NetWire RAT Hidden in IMG Files Deployed in BEC Campaign

Business email compromise (BEC) scams have proven to be quite a lucrative endeavor for threat actors thanks to the large profit potential — and it seems like attacks are set to continue in 2020. A recent BEC campaign, purportedly coming from a small number of scammers in Germany, targets organizations by sending them emails with IMG (disk imaging) file attachments hiding a NetWire remote access trojan (RAT). First discovered in 2012, NetWire was more recently employed in a series of phishing attacks involving fake PDF files last September 2019.

The latest campaign, which was discovered by IBM X-Force security researchers, involves the typical BEC technique of sending an employee of the targeted organization an email masquerading as a corporate request. In this case, the researchers found that the message contained a fake sales quotation request saved as an IMG file attachment (Sales_Quotation_SQUO00001760.img) which, when clicked, executes the NetWire RAT.

Once executed, the malware variant establishes persistence via task scheduling. It also creates registry keys for storing the command-and-control (C&C) server’s IP address, which communicates over TCP port 3012. Once established in the target machine, NetWire can perform a number of actions, including keylogging, screen capturing, and information theft.

Although the IBM security researchers were unable to identify the exact details on who was behind this scheme, certain code strings found in the malware variant contained what seemed to be Indonesian text.

Recommendations and Trend Micro solutions

Cybercriminals have begun expanding the repertoire of techniques used in their BEC attacks to include tools such as RATs and keyloggers and are expected to utilize even more advanced technologies such as deepfakes (as noted in Trend Micro’s 2020 Predictions). To help organizations and users defend themselves from BEC attacks, we recommend the following best practices.

  • Email recipients of business transactions or requests should always be on the lookout for red flags or any other any suspicious elements — for example, changes in email signatures or messages sent without proper context.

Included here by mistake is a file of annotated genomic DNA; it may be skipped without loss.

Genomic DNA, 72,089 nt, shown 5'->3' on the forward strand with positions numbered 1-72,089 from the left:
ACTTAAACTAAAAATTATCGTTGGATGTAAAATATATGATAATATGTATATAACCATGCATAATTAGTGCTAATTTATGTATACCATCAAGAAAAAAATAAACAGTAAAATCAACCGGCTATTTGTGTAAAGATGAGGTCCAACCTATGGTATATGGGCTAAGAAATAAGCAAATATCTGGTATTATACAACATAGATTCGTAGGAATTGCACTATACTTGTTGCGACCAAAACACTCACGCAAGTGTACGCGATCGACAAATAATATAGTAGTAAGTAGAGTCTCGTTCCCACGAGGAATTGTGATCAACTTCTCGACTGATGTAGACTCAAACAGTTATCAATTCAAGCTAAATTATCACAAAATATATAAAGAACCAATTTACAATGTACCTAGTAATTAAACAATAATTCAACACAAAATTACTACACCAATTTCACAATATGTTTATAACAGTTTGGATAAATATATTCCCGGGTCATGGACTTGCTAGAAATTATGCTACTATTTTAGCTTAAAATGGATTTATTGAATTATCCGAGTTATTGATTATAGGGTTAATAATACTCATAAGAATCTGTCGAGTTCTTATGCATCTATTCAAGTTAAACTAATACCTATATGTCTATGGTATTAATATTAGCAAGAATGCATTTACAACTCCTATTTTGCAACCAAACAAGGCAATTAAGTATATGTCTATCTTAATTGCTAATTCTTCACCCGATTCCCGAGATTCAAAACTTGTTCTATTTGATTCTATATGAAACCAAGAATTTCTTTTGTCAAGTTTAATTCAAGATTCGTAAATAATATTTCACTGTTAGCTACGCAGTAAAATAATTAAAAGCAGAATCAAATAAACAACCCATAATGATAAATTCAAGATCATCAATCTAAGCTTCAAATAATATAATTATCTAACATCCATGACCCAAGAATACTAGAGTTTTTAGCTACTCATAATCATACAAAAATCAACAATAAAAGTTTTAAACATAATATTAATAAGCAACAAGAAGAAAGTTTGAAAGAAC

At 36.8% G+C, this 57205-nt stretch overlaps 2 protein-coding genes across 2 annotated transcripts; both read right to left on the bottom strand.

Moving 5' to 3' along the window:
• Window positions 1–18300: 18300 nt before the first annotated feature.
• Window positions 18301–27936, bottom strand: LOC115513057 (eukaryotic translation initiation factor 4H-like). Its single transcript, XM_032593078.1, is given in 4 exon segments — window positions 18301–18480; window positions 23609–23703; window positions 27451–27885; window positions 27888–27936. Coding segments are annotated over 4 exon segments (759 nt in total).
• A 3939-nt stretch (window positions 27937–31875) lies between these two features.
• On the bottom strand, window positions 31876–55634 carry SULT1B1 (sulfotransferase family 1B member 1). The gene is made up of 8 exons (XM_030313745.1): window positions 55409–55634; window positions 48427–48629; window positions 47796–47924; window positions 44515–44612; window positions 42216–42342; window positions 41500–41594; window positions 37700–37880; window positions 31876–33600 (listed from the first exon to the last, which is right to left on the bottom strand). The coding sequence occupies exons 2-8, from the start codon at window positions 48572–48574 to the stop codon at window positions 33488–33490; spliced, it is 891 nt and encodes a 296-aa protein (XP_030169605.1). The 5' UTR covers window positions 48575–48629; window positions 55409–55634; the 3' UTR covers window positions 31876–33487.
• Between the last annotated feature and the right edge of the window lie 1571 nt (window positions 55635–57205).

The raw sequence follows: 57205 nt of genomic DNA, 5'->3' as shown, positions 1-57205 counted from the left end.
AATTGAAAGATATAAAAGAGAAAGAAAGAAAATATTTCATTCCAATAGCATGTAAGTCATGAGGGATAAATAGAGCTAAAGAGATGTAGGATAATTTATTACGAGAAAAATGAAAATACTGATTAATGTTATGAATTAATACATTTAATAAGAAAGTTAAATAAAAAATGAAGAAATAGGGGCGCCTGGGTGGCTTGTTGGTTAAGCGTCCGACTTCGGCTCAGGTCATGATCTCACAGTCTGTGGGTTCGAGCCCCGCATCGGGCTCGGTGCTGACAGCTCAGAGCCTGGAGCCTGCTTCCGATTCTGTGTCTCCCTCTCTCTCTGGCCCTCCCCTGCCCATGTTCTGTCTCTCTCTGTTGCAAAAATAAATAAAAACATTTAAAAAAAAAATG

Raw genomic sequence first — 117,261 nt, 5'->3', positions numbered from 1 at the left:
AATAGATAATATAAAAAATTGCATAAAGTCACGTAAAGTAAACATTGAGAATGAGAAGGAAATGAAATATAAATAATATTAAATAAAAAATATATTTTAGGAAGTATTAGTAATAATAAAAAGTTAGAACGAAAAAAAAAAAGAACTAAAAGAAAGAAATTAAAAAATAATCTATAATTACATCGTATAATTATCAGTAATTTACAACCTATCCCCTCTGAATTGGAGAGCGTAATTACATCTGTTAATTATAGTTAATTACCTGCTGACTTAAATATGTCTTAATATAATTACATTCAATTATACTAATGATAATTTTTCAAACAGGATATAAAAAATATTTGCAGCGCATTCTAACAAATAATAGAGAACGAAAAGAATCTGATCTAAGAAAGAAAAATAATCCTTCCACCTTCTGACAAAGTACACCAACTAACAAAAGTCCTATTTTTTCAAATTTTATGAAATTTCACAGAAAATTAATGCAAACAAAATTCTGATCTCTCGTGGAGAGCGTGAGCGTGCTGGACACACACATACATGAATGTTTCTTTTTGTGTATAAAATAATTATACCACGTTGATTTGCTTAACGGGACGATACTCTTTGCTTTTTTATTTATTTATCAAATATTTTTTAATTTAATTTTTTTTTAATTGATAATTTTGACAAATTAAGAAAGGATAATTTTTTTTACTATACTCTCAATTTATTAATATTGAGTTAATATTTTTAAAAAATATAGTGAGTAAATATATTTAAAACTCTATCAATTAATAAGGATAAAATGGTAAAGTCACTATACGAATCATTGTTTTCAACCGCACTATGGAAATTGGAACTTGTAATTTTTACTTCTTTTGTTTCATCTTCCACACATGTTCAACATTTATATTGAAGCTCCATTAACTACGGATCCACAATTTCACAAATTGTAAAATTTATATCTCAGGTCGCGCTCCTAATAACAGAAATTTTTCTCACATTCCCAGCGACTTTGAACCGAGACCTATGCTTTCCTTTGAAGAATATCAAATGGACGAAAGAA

• Fund transfer and payment requests should always be verified, preferably by confirming the transaction with the sender. A secondary sign-off by someone higher up in the organization is also encouraged.
  • Users should avoid clicking links or downloading attachments unless they are sure that an email is legitimate and sent from a non-malicious address.

In addition to the best practices prescribed above, organizations can also consider adopting advanced technologies to defend against BEC attacks. For example, Trend Micro Cloud App Security and ScanMail™ Suite for Microsoft® Exchange™, which employ Writing Style DNA to assist in detecting the email impersonation tactics used in BEC and similar scams. Writing Style DNA uses artificial intelligence (AI) to recognize the DNA of a user’s writing style based on past emails and then compares it to suspected forgeries. The technology verifies the legitimacy of the email content’s writing style through a machine learning model that contains the legitimate email sender’s writing characteristics.

[Read: How machine learning helps with fighting spam and other threats]


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